It was about a year after my son Noah’s suicide, at a conference for survivors of suicide loss, when I first heard someone describe what led to their own suicide attempt. My hackles bristled so fiercely I couldn’t hear the details. I resisted being dragged inside that bleak and scary place, as if despair were contagious and another person’s suicidal thoughts could infect me. I didn’t want to hear stories that reminded me how Noah, too, may have had thoughts of being unworthy, of disappointing his friends, of no longer enjoying what he used to love, of feeling like his brain would explode. The trauma was still too fresh, my grief too all-consuming at the one-year mark. While trying to lift myself out of the hole, I couldn’t bear the burden of another person’s desperate story. I needed a safe place, and stories of attempt survivors were way outside the bounds.
Besides, I was jealous, especially of young people who had tried suicide and survived. Why couldn’t my 21-year-old kid have called that crisis line or botched the job or had one sustaining thought so he’d still be alive like you? Why couldn’t Noah have had your resilience or good sense or just dumb luck at his lowest moment?
Over the past few years as I’ve learned more about suicide and heard more accounts of would-be suicide, those stories have lost some of their terror. The shift has come with time as I’ve become steadier on my feet, and with exposure to the worlds of attempters, wearing down the shock and fear factor. It’s come through getting an intimate, moving glimpse into the hearts and minds of attempt survivors through the work of Dese’Rae Stage, who features portraits of brave, articulate folks from all walks of life on her website, Live ThroughThis, and whose own story, along with others, is featured in the excellent documentary, The S Word, by Lisa Klein. Des’ speeches and blog, and Lisa’s deeply moving film, as well as the poignantly named Project Semicolon (“your life is not over yet”), have opened a window on suicidality and suicide attempts with such love, honesty, and even humor that I no longer have to look away.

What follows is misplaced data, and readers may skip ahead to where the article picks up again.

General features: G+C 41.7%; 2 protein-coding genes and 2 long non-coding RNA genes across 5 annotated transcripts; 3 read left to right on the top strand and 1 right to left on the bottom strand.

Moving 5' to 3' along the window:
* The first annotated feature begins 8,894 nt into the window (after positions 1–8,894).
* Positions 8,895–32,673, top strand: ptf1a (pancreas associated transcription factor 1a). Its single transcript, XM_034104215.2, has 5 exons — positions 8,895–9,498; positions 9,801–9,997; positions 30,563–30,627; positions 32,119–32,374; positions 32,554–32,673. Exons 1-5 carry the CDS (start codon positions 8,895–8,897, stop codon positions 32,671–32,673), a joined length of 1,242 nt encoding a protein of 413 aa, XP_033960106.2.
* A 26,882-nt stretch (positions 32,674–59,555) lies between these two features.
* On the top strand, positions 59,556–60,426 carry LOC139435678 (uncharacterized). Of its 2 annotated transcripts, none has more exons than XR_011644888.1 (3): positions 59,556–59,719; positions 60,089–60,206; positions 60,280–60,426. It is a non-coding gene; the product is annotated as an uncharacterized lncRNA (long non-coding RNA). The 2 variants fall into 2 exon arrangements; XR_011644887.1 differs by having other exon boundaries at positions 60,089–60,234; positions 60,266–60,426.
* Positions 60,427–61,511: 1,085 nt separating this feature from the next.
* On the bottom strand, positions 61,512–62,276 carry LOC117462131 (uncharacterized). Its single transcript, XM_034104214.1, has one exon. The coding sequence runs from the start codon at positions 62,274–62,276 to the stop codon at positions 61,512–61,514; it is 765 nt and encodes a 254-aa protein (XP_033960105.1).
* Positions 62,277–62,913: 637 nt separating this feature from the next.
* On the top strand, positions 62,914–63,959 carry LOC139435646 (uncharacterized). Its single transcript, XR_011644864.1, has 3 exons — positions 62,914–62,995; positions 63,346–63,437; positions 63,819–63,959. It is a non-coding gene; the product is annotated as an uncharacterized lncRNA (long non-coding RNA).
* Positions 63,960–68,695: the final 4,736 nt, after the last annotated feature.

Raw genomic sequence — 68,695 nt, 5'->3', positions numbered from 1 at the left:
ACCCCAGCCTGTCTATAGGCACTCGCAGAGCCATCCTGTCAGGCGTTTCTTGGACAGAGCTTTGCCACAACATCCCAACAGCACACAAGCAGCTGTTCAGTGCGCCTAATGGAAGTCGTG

Now I search the stories of attempters, like I search the stories of those who died by suicide, for clues to Noah’s state of mind. I feel compassion for these strangers sharing their pain, and that helps me feel compassion for all the struggling people out there, along with all those who died by suicide and the people they left behind.
I’m proud to come together in common cause with attempt survivors at suicide prevention activities and fundraisers, like AFSP’s Out of the Darkness walks. We each wear differently colored beads to represent our connection to suicide—for different types of loss, for attempts, for ongoing struggle with suicidal thoughts–but all of us wear the color for those who advocate for suicide prevention.
Just as the paths of attempt survivors and loss survivors converge at the walks, so, too, are we all haunted in some way by the specter of suicide. We want to throw off the shame and stigma that taint our personal histories. We dread anniversaries and other triggers, push away nightmare memories. Some days, we stumble around in the deep gloom of our minds. Whether attempt survivor or loss survivor, we need to remember that we’re not alone and that our lives are not defined by suicide. We need to try to hold our shattered souls in the light, even if we feel engulfed by darkness.
I’ll always be searching for clues for what happened to Noah’s beautiful mind. I hope I’ll continue to learn from the experience of attempt survivors, and I hope they’ll learn about another side of suicide from loss survivors like me. I’m so glad that the attempters I’ve met decided to “stay” and are speaking out; maybe when they hear my story, as in my grief memoir, they’ll be glad they spared their loved ones the nightmare of suicide grief. We all need to share our stories to better understand the beast of suicide and protect ourselves and others from its ravages.
This article first appeared on Susan Auerbach’s blog, Walking the Mourner’s Path After a Child’s Suicide, http://afteraachildssuicide.blogspot.com